Sunday, September 25, 2011

Modern Photography

I am an impatient man and am constantly looking for ways to do things faster. Take photography, for instance. Why should it take hours to create a photograph? Why not a few minutes?

Accordingly, last month I offered some Wizard Water© to a photographer I know in order that he might conduct an experiment. The fellow added a few drops of my elixir to the chemicals he used to develop his contact paper, to see if it sped up the development process. It didn't have the desired effect. Instead of the portrait developing in less time, the process took even longer than usual. To make matters worse, the visage he photographed did not appear at all. All that showed up was an image of a pair of hands seemingly reaching toward the camera lens -- hands that did not even belong to the photographer. He processed three such sets of images before the truth dawned on him: the paper was reproducing the light that had fallen on it when it was first manufactured.

I was sorry to hear this, as otherwise I might have greatly expanded the market for Wizard Water©.

An old soldier who was at the studio for his portrait put things into perspective.

"When I was young, we only had the daguerrotype, and it took over 30 minutes to imprint an image on the plate," he said. "The portraitist made us sit on tacks so we wouldn't blink. It was very uncomfortable."

"Folks today have it easy," he continued. "You only have to hold a pose for five minutes. Five minutes! Why, if you tried, you might even hold a smile for that long! How marvelous is modern science!"

And I suppose it is.

copyright ©2011 Laurie J. Anderson, all rights reserved.

Sunday, September 18, 2011

Bleb Overindulges

The first annual Tony and Ann Ianuario Memorial Bluegrass Festival was well attended, and folks not only enjoyed five fine bands (The Buzzard Mountain Boys, Pool Mountain, Three Bucks Shy, The North Georgia Bluegrass Band and BlueBilly Grit) but at the end of it anyone who played an instrument was invited up on stage to jam.

A fine time was had by all - even my mule Bleb. Bleb is not partial to music, but he did discover a grist mill up the Yamtrahoochee Creek a few hundred yards from where the festival was being held. He sampled some of the ground corn meal, then some of the unground corn, and heartily approved of both. Luckily the miller was attending the festival and did not return until after Bleb had left. Bleb is paying for his overindulgence, though - he has a bellyache that rivals the time he ate a barrel of pickled okra.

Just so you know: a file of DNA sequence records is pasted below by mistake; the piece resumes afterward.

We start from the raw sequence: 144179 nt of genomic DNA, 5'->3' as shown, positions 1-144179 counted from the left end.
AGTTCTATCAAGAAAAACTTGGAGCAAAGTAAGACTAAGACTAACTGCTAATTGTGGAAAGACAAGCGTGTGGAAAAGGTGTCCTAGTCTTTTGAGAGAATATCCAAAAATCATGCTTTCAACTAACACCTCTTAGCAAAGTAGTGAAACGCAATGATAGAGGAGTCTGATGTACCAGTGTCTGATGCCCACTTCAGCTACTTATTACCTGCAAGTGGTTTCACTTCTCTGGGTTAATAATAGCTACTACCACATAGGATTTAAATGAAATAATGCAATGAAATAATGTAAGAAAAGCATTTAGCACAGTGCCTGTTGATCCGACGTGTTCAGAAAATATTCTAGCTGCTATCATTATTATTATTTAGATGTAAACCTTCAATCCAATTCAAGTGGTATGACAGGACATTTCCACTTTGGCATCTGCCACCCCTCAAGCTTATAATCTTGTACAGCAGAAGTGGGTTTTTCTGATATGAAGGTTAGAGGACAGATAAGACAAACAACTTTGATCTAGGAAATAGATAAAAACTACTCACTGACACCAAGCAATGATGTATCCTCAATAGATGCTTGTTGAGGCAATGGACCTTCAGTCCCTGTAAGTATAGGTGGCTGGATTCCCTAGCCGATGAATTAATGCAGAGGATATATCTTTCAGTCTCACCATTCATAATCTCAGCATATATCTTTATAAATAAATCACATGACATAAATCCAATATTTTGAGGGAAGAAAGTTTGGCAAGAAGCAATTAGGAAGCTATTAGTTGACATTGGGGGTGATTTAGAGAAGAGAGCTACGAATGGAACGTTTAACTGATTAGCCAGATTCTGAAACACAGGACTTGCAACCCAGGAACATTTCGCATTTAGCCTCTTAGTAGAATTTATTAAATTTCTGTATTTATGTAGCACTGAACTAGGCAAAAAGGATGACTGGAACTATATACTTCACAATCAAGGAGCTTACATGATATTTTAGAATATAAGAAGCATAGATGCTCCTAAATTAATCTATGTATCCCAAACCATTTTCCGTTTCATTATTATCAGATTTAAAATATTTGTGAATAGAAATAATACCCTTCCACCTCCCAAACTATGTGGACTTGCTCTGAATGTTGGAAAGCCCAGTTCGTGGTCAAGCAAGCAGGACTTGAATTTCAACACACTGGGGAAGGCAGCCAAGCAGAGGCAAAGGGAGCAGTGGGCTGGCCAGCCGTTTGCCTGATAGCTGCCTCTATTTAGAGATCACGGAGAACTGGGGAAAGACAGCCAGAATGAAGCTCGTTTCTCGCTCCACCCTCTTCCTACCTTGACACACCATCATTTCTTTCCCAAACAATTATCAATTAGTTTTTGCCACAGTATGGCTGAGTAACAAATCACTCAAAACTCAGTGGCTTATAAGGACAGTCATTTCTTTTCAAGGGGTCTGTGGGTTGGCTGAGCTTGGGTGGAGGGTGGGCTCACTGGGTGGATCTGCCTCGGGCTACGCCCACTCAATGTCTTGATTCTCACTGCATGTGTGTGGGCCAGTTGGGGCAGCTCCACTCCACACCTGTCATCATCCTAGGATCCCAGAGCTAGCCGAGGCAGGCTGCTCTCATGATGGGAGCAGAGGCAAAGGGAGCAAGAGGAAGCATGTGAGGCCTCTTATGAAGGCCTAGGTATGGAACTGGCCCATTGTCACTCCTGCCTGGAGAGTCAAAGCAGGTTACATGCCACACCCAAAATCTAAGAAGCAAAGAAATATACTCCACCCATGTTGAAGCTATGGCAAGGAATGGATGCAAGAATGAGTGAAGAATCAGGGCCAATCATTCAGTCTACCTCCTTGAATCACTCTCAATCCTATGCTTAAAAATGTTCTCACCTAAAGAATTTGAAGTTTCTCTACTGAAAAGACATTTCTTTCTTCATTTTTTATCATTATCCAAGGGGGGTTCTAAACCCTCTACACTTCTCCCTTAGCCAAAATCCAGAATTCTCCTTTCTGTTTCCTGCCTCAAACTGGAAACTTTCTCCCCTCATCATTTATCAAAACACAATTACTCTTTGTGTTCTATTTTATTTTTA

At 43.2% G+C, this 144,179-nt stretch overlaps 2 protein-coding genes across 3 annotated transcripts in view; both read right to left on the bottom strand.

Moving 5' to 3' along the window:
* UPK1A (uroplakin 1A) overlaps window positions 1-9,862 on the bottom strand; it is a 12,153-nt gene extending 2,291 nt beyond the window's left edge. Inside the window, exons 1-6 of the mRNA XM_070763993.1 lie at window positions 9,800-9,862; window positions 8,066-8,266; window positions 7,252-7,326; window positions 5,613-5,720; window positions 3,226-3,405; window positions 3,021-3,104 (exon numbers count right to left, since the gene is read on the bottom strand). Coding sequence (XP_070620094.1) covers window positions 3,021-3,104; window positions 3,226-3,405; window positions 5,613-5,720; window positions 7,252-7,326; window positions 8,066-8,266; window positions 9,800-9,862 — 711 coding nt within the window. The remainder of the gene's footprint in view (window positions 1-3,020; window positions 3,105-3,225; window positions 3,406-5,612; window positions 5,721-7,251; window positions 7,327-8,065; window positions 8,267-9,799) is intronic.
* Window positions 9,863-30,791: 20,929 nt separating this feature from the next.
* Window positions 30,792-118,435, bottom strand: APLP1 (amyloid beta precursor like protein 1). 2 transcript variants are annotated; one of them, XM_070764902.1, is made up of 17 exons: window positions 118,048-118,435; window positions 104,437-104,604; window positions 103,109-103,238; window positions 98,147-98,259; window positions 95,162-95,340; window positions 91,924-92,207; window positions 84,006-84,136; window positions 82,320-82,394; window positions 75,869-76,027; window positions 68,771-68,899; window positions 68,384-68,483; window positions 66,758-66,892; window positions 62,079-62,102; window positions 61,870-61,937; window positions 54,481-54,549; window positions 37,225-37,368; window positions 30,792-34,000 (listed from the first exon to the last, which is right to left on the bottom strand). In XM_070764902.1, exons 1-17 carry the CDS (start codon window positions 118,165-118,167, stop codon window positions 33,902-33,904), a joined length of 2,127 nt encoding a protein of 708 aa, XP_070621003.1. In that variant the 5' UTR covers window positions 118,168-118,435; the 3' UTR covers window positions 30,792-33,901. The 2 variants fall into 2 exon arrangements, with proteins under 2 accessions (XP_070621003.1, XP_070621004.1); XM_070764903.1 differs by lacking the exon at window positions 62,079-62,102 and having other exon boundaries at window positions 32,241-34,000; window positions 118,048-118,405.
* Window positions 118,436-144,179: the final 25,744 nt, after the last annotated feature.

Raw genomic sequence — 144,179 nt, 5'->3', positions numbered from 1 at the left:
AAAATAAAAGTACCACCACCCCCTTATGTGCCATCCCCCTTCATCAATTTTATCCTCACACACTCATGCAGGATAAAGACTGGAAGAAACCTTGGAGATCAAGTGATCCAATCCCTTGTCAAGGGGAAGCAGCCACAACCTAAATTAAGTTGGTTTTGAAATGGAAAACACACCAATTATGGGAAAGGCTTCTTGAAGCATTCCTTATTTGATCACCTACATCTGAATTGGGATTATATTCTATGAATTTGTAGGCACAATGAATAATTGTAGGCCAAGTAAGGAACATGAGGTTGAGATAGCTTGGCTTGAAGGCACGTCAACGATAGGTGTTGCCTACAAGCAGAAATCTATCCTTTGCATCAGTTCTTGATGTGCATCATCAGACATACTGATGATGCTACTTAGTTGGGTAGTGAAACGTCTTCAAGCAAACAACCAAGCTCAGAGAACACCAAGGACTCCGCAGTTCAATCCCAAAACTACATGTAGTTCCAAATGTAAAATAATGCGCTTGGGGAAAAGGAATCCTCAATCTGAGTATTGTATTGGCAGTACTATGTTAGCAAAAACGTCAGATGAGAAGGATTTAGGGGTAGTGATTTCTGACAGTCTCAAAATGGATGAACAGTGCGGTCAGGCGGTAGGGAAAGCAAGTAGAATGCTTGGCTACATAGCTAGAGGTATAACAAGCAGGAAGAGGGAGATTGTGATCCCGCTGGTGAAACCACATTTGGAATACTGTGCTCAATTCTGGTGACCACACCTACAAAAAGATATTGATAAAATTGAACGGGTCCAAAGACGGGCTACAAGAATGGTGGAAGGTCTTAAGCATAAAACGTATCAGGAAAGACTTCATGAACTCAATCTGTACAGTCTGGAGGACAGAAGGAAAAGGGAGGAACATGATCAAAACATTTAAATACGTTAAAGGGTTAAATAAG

I wish Bleb would develop a better sense of taste. You would think a creature with such big ears would appreciate a good fiddle tune -- but then you would think politicians would know when to stop taking credit for good weather.

copyright ©2011 Laurie J. Anderson, all rights reserved.

Sunday, September 11, 2011

First Annual Tony & Ann Ianuario Bluegrass Festival

Saturday afternoon, September 17, I'll be emceeing the first annual Tony & Ann Ianuario Bluegrass Festival in conjunction with Art in the Park at Hurricane Shoals Park, Maysville, GA. Tony and Ann were special people who loved bluegrass, handcrafts, storytelling and helping their community. The event is free and held in an open-air amphitheater. Join Pool Mountain, 3 Bucks Shy, BlueBilly Grit and The Buzzard Mountain Boys for four solid hours of bluegrass!

Sunday, September 4, 2011

A Shortcut From Dahlonega to Gainesville, Georgia

I'm back from Dahlonega after hosting another Mountain Music and Medicine Show. The show went well, even with a few lineup changes, but I was little short of funds afterwards when the sheriff' passed the hat for his Indigent Relations' Fund.

On a positive note, I believe I found a shortcut out of that town that takes you nearly straight down to Gainesville, instead along one of the roundabout mountain roads. Just drive a waterproof vehicle, such as a tightly constructed medicine show wagon, into a shallow section of the Chestatee River. Unhitch your mule and invite him to step onto the wagon bed. Throw a few bottles of Wizard Water© against a boulder upriver behind you. Wait for the Wizard Water to take effect. When the river has risen to about tree height, ride the wagon all the way down to Gainesville.

This shortcut will shave at least six hours off your trip. It is not for the faint of heart, though. Or anyone transporting drygoods. In fact, I only recommend it if you need a fast way out of town and know the sheriff can't swim.

copyright ©2011 Laurie J. Anderson, all rights reserved.